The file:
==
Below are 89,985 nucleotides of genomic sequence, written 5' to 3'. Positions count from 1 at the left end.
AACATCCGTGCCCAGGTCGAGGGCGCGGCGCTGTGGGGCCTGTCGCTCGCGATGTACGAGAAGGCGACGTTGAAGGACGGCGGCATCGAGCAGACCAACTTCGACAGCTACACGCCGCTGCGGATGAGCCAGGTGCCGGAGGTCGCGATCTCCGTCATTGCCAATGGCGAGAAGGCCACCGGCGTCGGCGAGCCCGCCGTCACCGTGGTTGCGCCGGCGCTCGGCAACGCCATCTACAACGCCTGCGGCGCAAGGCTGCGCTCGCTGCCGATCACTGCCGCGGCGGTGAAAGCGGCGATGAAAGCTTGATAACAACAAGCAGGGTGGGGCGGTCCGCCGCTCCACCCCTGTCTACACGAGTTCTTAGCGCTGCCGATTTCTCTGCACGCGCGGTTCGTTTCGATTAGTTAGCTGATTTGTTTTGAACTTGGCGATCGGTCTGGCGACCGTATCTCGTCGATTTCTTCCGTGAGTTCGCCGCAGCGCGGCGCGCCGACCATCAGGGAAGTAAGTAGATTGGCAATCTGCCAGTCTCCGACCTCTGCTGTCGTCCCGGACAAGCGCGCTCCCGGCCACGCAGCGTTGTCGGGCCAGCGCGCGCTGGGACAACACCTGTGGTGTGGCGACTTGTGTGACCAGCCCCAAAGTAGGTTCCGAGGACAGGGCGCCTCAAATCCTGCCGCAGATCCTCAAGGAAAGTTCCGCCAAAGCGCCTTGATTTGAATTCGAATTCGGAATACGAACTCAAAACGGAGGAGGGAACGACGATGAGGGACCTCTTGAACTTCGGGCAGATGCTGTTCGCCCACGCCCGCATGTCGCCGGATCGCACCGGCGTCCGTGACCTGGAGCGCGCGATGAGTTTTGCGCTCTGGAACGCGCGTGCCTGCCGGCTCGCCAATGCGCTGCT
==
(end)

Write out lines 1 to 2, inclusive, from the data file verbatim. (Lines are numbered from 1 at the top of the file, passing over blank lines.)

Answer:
Below are 89,985 nucleotides of genomic sequence, written 5' to 3'. Positions count from 1 at the left end.
AACATCCGTGCCCAGGTCGAGGGCGCGGCGCTGTGGGGCCTGTCGCTCGCGATGTACGAGAAGGCGACGTTGAAGGACGGCGGCATCGAGCAGACCAACTTCGACAGCTACACGCCGCTGCGGATGAGCCAGGTGCCGGAGGTCGCGATCTCCGTCATTGCCAATGGCGAGAAGGCCACCGGCGTCGGCGAGCCCGCCGTCACCGTGGTTGCGCCGGCGCTCGGCAACGCCATCTACAACGCCTGCGGCGCAAGGCTGCGCTCGCTGCCGATCACTGCCGCGGCGGTGAAAGCGGCGATGAAAGCTTGATAACAACAAGCAGGGTGGGGCGGTCCGCCGCTCCACCCCTGTCTACACGAGTTCTTAGCGCTGCCGATTTCTCTGCACGCGCGGTTCGTTTCGATTAGTTAGCTGATTTGTTTTGAACTTGGCGATCGGTCTGGCGACCGTATCTCGTCGATTTCTTCCGTGAGTTCGCCGCAGCGCGGCGCGCCGACCATCAGGGAAGTAAGTAGATTGGCAATCTGCCAGTCTCCGACCTCTGCTGTCGTCCCGGACAAGCGCGCTCCCGGCCACGCAGCGTTGTCGGGCCAGCGCGCGCTGGGACAACACCTGTGGTGTGGCGACTTGTGTGACCAGCCCCAAAGTAGGTTCCGAGGACAGGGCGCCTCAAATCCTGCCGCAGATCCTCAAGGAAAGTTCCGCCAAAGCGCCTTGATTTGAATTCGAATTCGGAATACGAACTCAAAACGGAGGAGGGAACGACGATGAGGGACCTCTTGAACTTCGGGCAGATGCTGTTCGCCCACGCCCGCATGTCGCCGGATCGCACCGGCGTCCGTGACCTGGAGCGCGCGATGAGTTTTGCGCTCTGGAACGCGCGTGCCTGCCGGCTCGCCAATGCGCTGCT